ESL 35 ESL in Content Areas III 2 credits (6 equated/billable) / 6 hours
Prerequisite: ESL 025 or placement into ESL 035
Co-requisites: ESL 036 or ESL 037
This advanced six-hour content-based ESL course utilizes subject matter from selected disciplines. In response to the topics discussed, students will expand their vocabulary and improve their grammar within an integrated skills context that will permit practice in reading, writing, listening and speaking in English. This course will target linguistic and critical thinking skills through challenging content material designed to motivate students to participate in class discussions and to prepare in-depth written assignments. The course will reinforce structures covered in previous levels and will go on to cover more complex grammar and discourse knowledge required for academic literacy. By writing multiple drafts for a variety of assignments, students will develop the ability to revise and edit their work. The course will also include preparation for the ACT examinations. Assessment of student performance will be based on comprehension of written/oral response to uniform interdisciplinary content.
ESL 36 ESL Contemporary Issues III 1 credit (3 equated/billable) / 3 hours
Prerequisite: ESL 026 or ESL 027 or placement into ESL 035
Co-requisites: ESL 035
This advanced three-hour ESL course provides extensive reading of newspapers, magazines, and internet sources. Students will explore contemporary issues and their historical context while expanding their vocabulary and further developing their linguistic and critical thinking skills. They will learn to recognize the author's point of view, distinguish between news reports and editorial commentary, and interpret related charts and graphs. Students will be required to summarize, discuss, and interpret issues in these sources. There will be written homework assignments and various kinds of in-class writing. Assessment will be based upon students' knowledge of events and their ability to analyze, synthesize, and evaluate the course materials. Upon completion of the course, students will have broadened their general knowledge base and acquired the necessary skills to respond critically to contemporary issues.
ESL 37 ESL Studies in Literature III 1 credit (3 equated/billable) / 3 hours
Prerequisite: ESL 026 or ESL 027 or placement into ESL 035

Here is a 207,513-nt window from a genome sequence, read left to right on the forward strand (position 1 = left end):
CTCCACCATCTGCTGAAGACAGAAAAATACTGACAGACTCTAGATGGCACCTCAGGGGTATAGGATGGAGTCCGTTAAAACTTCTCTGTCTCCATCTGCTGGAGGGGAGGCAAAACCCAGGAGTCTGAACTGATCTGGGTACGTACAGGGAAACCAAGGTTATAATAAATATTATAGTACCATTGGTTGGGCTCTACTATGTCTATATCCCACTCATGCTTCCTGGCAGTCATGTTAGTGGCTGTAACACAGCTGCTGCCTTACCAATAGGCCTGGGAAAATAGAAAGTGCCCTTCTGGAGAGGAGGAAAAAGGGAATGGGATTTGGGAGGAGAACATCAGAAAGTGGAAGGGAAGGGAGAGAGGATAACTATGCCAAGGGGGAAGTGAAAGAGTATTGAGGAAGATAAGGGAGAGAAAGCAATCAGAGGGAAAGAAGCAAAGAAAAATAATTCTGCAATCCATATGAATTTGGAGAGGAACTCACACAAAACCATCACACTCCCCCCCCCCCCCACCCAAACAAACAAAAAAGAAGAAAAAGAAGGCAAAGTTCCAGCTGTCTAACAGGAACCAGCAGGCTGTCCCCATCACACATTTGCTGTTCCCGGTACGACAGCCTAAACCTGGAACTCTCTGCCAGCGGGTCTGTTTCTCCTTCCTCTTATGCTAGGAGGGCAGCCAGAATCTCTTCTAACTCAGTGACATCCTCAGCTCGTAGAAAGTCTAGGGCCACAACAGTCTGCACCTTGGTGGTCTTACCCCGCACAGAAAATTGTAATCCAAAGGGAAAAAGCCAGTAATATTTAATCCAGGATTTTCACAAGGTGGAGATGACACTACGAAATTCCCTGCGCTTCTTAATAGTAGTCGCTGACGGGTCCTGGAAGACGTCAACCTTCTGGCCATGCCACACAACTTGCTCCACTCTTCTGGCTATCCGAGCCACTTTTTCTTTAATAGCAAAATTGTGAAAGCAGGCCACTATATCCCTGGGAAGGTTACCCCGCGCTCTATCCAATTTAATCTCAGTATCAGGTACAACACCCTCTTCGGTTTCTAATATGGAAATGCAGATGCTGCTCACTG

Co-requisites: ESL 035
This three-hour advanced-level ESL course provides students with the opportunity to further develop their linguistic and critical thinking skills through extensive reading, interpretation, and analysis or authentic literary texts. These texts, selected for their relevance and literary value, include a variety of genres (fiction, memoir, poetry and drama). The course will also provide cultural and historical perspectives necessary to construct meaning from these texts. Students will deepen their understanding of literary elements such as point of view, character, plot, setting, irony and figurative language and employ them in their analysis. Assessment of student performance will be based on in-class discussion, personal-response essays and other forms of writing that require students to compare and contrast themes and issues raised by texts.
ESL 81 Intensive ESL Writing & Language Workshop I 3 credits (9 equated/billable) / 9 hours
(Formerly ESL 1381)
Prerequisite: ESL 015 or placement into ESL 025. Students must also be recommended by their ESL instructor and must pass a written exam and oral interview.
Co-requisites: ESL 083 (formerly ESL 1383)
This nine-hour course is comprised of two components: a six-hour intensive ESL writing component and a three-hour language workshop. Students will develop their ability to write narrative, descriptive, and expository essays and will receive additional practice in basic English grammar and verb tenses. Students in Language Workshop I will be responsible for planning and carrying out creative collaborative projects such as original plays and/or magazines.
ESL 82 Intensive ESL Writing & Language Workshop II 3 credits (9 equated/billable) / 9 hours
(Formerly ESL 1382)
Prerequisite: ESL 015 or ESL 081 and ESL 083 or placement into ESL 025. Students must also be recommended by their ESL instructor and must pass a written and oral interview.
Co-requisites: ESL 084 (formerly ESL 1384)